"LIVE! LIVE! LIVE! Life's a banquet, and most poor suckers are starving to death"
attributed to Mame Dennis

Thursday, December 03, 2009

Farm to Table: Suckling Pig

Wednesday morning we went to Autumn's Harvest Farm to pick up the suckling pig for our Thanksgiving feast. I had ordered it a month or so prior, and Tim from Autumn's Harvest was very helpful guiding me in what size pig I needed for our group, etc. It was so nice to finally meet him in person. He explained that the pig had grown a winter coat which was more difficult to take off, but for the most part the skin was hairless and the stray hairs didn't cause any problem in the eating.
We brought Pat's jumbo beer cooler (holds 72 cans) with a bag of ice to transport it, but we didn't really need it. The animal, weighing in at an estimated 13 lbs., was slightly frozen from hanging in the cooler overnight, and wrapped in several large plastic bags. Upon getting it home, I let it sit out to thaw before rubbing the whole thing down with generous amounts of olive oil, coarse salt and freshly ground pepper. I was relieved to see that it was going to fit (just fit) into the aluminum roasting pan I bought for the purpose, although we had to tie the legs together with hemp cord to get them to stay in the pan.
Into the downstairs fridge he went for the night. Before going to bed, I made the stuffing so it would be ready and cooled for the next day. I was following Fergus Henderson's guidelines for roasting the suckling pig, as well as the advice of this excellent blog, so I made the stuffing Henderson suggested. I sliced two huge red onions that I got from the Amish and softened them in some olive oil (This was supposed to be duck fat, but...don't make me go in to it.) Next I added a healthy amount of red wine and allowed this all to cook down. Then I chopped and added the pig's kidneys to the mixture, as well as chunks of day old bread. This was an ideal use for the leftover crostini I had in the freezer. At the last minute, I added some chopped fresh sage and garlic. This stuffing was tasty, but came out a bit soggy when cooked inside the animal. It definitely benefited from all those delicious, piggy cooking juices though. Maybe stuffing is just one of those things that is always better the next day.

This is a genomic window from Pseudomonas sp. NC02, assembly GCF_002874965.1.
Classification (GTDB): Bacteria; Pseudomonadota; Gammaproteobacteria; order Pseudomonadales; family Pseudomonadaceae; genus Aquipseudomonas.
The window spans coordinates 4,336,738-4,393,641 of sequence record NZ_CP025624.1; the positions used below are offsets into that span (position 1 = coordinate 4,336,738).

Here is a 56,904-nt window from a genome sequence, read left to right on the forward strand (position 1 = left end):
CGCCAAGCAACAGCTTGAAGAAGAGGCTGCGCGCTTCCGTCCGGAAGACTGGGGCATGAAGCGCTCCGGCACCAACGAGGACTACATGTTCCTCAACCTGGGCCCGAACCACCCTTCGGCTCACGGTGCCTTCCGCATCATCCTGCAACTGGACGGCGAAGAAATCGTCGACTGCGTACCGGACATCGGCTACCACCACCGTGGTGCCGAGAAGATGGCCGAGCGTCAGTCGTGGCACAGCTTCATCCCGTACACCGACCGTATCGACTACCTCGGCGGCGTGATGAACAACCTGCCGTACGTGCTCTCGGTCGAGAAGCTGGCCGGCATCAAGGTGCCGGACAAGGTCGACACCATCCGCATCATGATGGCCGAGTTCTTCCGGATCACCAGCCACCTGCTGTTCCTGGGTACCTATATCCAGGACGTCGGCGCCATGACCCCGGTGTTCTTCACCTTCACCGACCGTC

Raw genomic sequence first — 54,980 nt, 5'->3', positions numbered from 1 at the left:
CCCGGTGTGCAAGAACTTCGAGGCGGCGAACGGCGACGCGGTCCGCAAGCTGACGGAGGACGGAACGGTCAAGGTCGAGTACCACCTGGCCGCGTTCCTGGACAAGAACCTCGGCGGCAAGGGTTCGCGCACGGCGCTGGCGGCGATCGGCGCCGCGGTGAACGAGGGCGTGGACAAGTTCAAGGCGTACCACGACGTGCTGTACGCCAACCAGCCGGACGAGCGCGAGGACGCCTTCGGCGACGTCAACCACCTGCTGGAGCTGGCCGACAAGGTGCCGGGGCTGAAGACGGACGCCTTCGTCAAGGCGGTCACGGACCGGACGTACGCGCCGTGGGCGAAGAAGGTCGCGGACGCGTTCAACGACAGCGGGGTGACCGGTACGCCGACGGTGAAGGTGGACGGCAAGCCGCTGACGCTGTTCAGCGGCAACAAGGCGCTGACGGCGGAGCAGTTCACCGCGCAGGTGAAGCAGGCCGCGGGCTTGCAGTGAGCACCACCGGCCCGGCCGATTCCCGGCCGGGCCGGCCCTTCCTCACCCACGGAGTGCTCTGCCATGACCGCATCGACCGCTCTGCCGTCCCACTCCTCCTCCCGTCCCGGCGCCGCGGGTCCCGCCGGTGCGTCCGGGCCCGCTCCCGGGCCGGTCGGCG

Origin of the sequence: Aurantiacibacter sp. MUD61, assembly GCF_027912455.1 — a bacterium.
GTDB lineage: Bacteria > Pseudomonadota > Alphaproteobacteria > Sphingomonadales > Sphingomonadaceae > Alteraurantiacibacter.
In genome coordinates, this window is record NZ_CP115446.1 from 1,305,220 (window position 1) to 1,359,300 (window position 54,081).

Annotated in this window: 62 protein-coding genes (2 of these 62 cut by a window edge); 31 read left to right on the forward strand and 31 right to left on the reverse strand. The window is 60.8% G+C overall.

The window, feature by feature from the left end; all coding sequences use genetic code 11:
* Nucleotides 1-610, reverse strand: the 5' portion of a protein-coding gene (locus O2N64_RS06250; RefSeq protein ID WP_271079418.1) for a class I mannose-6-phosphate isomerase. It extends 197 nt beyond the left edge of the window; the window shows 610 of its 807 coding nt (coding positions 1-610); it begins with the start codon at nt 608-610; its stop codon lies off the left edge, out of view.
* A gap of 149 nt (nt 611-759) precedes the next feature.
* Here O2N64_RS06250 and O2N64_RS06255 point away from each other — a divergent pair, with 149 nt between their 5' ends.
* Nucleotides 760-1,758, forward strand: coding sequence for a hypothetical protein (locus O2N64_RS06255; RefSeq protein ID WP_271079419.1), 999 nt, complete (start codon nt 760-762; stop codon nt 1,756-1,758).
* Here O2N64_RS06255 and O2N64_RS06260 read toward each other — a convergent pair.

There turned out to be just the right amount of stuffing. My costuming experience came in handy here (and no, I didn't use a glue gun.) On Thanksgiving morn, I filled the cavity and sewed it up with some hemp cord and a needle meant for repairing sails. The needle was straight, but the point was shaped like a talon and sharp, which made it perfect for getting through the flesh.

The recipe recommended covering the trotters and the ears with foil to prevent burning. I was planning on sticking an apple in his mouth, but it wouldn't budge. Then the pig went into the oven set to to 320°F.
He still had trouble sitting up and preferred lying on his side, so after two hours (pictured at right) I had to flip him. At this point, I noticed his snout was getting brown, so I covered it with some foil as well. I also turned the oven down to 300°F, which is where I suspect it should have been all along. The house sure smelled good!

The pig ended up cooking for just under five hours. It was hard to find a place that was not near a bone to take the internal temperature. When I did, it was higher than the desired 160°F, but the meat was still very moist, tender and flavorful.
Carving it proved to be a unique challenge, especially since the usual cuts were so small and close together. Also, Pat said that the bones were so soft that his electric carving knife went right through them, but the skin was a bit tough and crunchy (yum!) We end up with plenty of nice bits to go around.
Yes, I would do it again!

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